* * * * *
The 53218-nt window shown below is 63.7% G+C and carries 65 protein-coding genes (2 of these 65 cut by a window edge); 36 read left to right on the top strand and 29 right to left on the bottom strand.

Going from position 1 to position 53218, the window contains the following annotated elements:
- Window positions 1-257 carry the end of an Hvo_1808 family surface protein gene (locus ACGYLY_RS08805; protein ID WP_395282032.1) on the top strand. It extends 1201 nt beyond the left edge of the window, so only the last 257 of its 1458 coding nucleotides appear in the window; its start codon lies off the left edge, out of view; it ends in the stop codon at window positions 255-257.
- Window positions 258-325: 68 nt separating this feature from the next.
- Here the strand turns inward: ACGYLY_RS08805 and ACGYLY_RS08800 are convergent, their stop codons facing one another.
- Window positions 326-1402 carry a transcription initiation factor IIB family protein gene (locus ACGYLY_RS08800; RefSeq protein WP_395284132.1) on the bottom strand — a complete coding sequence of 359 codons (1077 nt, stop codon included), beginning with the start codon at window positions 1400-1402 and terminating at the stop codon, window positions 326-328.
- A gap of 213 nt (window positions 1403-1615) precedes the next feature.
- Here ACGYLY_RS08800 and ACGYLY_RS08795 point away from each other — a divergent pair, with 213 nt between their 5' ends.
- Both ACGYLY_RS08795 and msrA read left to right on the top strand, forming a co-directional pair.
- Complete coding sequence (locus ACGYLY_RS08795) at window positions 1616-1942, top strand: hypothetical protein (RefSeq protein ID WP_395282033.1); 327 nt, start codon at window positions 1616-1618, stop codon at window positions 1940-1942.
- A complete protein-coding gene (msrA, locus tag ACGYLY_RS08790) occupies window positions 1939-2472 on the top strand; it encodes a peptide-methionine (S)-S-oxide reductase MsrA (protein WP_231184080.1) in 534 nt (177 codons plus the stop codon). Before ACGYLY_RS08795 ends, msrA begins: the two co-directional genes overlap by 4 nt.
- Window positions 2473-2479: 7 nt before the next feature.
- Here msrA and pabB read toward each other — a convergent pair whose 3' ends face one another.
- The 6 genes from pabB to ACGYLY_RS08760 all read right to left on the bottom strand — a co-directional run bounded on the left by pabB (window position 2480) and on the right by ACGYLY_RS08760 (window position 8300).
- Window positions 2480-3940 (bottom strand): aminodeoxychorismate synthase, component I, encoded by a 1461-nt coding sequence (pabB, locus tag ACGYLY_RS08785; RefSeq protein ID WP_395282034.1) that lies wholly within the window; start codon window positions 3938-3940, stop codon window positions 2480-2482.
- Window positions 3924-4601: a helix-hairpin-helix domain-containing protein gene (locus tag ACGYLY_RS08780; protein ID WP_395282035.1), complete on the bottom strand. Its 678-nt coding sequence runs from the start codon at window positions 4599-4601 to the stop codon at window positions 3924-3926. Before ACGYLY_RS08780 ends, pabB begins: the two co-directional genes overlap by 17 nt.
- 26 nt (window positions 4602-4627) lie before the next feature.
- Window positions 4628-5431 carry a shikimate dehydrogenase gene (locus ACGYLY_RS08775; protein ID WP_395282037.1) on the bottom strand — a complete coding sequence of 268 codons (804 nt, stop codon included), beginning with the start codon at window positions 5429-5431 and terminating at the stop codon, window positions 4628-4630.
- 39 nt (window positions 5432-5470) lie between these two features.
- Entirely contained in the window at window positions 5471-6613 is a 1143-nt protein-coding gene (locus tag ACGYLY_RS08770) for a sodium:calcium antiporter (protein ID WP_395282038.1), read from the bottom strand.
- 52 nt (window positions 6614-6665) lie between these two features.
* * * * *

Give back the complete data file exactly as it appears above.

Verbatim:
The 53218-nt window shown below is 63.7% G+C and carries 65 protein-coding genes (2 of these 65 cut by a window edge); 36 read left to right on the top strand and 29 right to left on the bottom strand.

Going from position 1 to position 53218, the window contains the following annotated elements:
- Window positions 1-257 carry the end of an Hvo_1808 family surface protein gene (locus ACGYLY_RS08805; protein ID WP_395282032.1) on the top strand. It extends 1201 nt beyond the left edge of the window, so only the last 257 of its 1458 coding nucleotides appear in the window; its start codon lies off the left edge, out of view; it ends in the stop codon at window positions 255-257.
- Window positions 258-325: 68 nt separating this feature from the next.
- Here the strand turns inward: ACGYLY_RS08805 and ACGYLY_RS08800 are convergent, their stop codons facing one another.
- Window positions 326-1402 carry a transcription initiation factor IIB family protein gene (locus ACGYLY_RS08800; RefSeq protein WP_395284132.1) on the bottom strand — a complete coding sequence of 359 codons (1077 nt, stop codon included), beginning with the start codon at window positions 1400-1402 and terminating at the stop codon, window positions 326-328.
- A gap of 213 nt (window positions 1403-1615) precedes the next feature.
- Here ACGYLY_RS08800 and ACGYLY_RS08795 point away from each other — a divergent pair, with 213 nt between their 5' ends.
- Both ACGYLY_RS08795 and msrA read left to right on the top strand, forming a co-directional pair.
- Complete coding sequence (locus ACGYLY_RS08795) at window positions 1616-1942, top strand: hypothetical protein (RefSeq protein ID WP_395282033.1); 327 nt, start codon at window positions 1616-1618, stop codon at window positions 1940-1942.
- A complete protein-coding gene (msrA, locus tag ACGYLY_RS08790) occupies window positions 1939-2472 on the top strand; it encodes a peptide-methionine (S)-S-oxide reductase MsrA (protein WP_231184080.1) in 534 nt (177 codons plus the stop codon). Before ACGYLY_RS08795 ends, msrA begins: the two co-directional genes overlap by 4 nt.
- Window positions 2473-2479: 7 nt before the next feature.
- Here msrA and pabB read toward each other — a convergent pair whose 3' ends face one another.
- The 6 genes from pabB to ACGYLY_RS08760 all read right to left on the bottom strand — a co-directional run bounded on the left by pabB (window position 2480) and on the right by ACGYLY_RS08760 (window position 8300).
- Window positions 2480-3940 (bottom strand): aminodeoxychorismate synthase, component I, encoded by a 1461-nt coding sequence (pabB, locus tag ACGYLY_RS08785; RefSeq protein ID WP_395282034.1) that lies wholly within the window; start codon window positions 3938-3940, stop codon window positions 2480-2482.
- Window positions 3924-4601: a helix-hairpin-helix domain-containing protein gene (locus tag ACGYLY_RS08780; protein ID WP_395282035.1), complete on the bottom strand. Its 678-nt coding sequence runs from the start codon at window positions 4599-4601 to the stop codon at window positions 3924-3926. Before ACGYLY_RS08780 ends, pabB begins: the two co-directional genes overlap by 17 nt.
- 26 nt (window positions 4602-4627) lie before the next feature.
- Window positions 4628-5431 carry a shikimate dehydrogenase gene (locus ACGYLY_RS08775; protein ID WP_395282037.1) on the bottom strand — a complete coding sequence of 268 codons (804 nt, stop codon included), beginning with the start codon at window positions 5429-5431 and terminating at the stop codon, window positions 4628-4630.
- 39 nt (window positions 5432-5470) lie between these two features.
- Entirely contained in the window at window positions 5471-6613 is a 1143-nt protein-coding gene (locus tag ACGYLY_RS08770) for a sodium:calcium antiporter (protein ID WP_395282038.1), read from the bottom strand.
- 52 nt (window positions 6614-6665) lie between these two features.